Alice Doesn’t Live Here Anymore (1974)

A fantastic character study that feels completely full-formed and assured in what it achieves.

Alice navigates a series of men that entrap her in their orbit a she grapples with her identity, sense of place in society, and sense of how to relate with men. It never veers into feeling like a soap opera or immaterial, even with many sort of ‘setpiece’ scenes that tend toward the dramatic.

The film starts in nearly all red visually, reminiscent of MEAN STREETS, but goes on to illustrate all the varied colours and contours of Alice’s life as she winds her way, more or less, to her apparent dream of being a singer in Monterrey.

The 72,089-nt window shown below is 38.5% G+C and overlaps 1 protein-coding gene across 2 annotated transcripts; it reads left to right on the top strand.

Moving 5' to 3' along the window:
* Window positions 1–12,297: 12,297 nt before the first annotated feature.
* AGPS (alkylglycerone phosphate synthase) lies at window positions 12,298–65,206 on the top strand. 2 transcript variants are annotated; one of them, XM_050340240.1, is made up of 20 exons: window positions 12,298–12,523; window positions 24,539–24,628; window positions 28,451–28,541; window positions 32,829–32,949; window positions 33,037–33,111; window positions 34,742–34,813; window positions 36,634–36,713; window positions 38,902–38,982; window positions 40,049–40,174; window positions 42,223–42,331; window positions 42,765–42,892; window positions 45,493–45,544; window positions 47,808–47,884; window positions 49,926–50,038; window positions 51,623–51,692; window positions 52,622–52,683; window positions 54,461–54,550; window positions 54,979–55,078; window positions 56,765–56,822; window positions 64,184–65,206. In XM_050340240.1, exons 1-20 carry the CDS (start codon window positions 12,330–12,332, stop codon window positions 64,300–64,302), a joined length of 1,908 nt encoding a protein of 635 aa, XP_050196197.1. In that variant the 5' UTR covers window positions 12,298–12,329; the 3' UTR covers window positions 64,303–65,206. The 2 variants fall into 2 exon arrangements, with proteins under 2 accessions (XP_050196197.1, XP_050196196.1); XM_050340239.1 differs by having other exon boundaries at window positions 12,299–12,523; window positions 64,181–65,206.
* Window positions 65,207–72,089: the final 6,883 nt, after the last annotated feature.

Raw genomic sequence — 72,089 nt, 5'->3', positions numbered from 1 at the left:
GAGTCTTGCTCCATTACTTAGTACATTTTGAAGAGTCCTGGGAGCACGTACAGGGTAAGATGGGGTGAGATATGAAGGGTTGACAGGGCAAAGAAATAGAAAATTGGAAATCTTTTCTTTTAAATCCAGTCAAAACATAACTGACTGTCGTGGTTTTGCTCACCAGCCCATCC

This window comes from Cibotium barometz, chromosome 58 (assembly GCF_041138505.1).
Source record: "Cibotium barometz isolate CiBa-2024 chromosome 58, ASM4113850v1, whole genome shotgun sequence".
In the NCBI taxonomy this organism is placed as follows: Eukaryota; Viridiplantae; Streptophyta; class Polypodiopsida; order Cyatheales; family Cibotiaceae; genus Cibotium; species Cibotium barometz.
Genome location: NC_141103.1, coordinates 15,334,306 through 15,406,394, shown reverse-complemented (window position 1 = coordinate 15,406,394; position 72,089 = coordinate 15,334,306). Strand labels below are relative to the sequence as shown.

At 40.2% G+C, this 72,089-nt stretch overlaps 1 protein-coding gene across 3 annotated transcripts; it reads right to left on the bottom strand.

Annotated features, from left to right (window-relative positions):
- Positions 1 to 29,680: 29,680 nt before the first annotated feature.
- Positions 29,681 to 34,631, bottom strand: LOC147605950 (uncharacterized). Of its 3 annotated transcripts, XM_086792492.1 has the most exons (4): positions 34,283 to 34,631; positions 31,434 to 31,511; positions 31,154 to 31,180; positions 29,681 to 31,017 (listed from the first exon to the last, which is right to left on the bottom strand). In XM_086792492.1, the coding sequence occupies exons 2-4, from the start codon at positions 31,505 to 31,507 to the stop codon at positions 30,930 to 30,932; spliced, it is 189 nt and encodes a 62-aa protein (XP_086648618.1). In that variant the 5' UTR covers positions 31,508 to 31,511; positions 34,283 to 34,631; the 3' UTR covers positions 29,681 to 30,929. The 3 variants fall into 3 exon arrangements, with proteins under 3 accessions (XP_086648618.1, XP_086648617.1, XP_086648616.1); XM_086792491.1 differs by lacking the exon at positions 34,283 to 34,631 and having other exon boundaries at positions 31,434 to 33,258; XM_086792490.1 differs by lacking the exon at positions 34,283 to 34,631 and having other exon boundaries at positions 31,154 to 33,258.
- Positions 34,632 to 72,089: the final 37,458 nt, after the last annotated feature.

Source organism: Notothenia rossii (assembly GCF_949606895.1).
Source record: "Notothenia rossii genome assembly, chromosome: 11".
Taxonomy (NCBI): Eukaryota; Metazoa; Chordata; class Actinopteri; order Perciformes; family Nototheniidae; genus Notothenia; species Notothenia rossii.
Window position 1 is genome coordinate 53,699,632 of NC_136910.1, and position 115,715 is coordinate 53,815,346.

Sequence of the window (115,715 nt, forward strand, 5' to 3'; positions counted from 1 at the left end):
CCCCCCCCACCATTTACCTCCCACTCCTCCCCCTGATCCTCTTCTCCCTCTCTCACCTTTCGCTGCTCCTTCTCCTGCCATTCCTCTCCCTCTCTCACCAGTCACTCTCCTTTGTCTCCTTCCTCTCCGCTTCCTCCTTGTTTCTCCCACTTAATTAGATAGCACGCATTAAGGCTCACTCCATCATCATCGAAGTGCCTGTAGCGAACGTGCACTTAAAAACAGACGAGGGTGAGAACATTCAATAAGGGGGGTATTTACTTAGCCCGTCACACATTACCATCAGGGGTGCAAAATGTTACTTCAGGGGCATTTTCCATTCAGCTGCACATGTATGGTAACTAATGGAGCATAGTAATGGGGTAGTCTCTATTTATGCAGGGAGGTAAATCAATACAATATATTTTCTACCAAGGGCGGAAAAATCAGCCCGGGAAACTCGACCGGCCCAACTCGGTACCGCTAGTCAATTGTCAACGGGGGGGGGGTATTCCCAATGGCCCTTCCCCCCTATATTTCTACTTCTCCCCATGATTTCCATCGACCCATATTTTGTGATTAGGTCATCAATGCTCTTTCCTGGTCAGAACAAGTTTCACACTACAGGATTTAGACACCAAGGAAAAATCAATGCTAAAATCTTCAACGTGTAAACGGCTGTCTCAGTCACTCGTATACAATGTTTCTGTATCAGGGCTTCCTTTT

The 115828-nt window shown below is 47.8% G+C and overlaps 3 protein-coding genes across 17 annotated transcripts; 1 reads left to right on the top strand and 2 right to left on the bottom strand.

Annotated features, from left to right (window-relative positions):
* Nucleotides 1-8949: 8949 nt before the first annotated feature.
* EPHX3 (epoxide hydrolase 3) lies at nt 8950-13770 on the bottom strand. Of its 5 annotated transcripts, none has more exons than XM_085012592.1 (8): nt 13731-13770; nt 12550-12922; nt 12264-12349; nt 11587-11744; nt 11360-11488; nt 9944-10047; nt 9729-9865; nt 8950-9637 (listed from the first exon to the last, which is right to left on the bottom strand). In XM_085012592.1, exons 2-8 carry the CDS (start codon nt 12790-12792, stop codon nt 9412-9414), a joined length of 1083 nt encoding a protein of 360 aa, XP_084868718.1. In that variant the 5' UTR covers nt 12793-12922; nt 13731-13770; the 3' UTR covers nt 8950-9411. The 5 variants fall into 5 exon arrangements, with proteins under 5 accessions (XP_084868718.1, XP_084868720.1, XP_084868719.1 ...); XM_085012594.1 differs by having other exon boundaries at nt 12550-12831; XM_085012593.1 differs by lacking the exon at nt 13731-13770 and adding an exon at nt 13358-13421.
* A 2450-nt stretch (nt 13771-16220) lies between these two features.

The characters feel so authentic and lived-in, particularly Alice’s son, and an enigmatic young girl played by Jodie Foster. Characters make mistakes over and over – even Alice’s final choices can easily be read as such -, but it’s all depicted with such empathy and with the wincing pain of understanding why people subject themselves to such things.

Part road movie, part series of scenes exploring the plight of a single mother trying to do right by both her song and herself, it all crackles with Scorsese verisimilitude and handle on character. Four diners and some disliked lamb.

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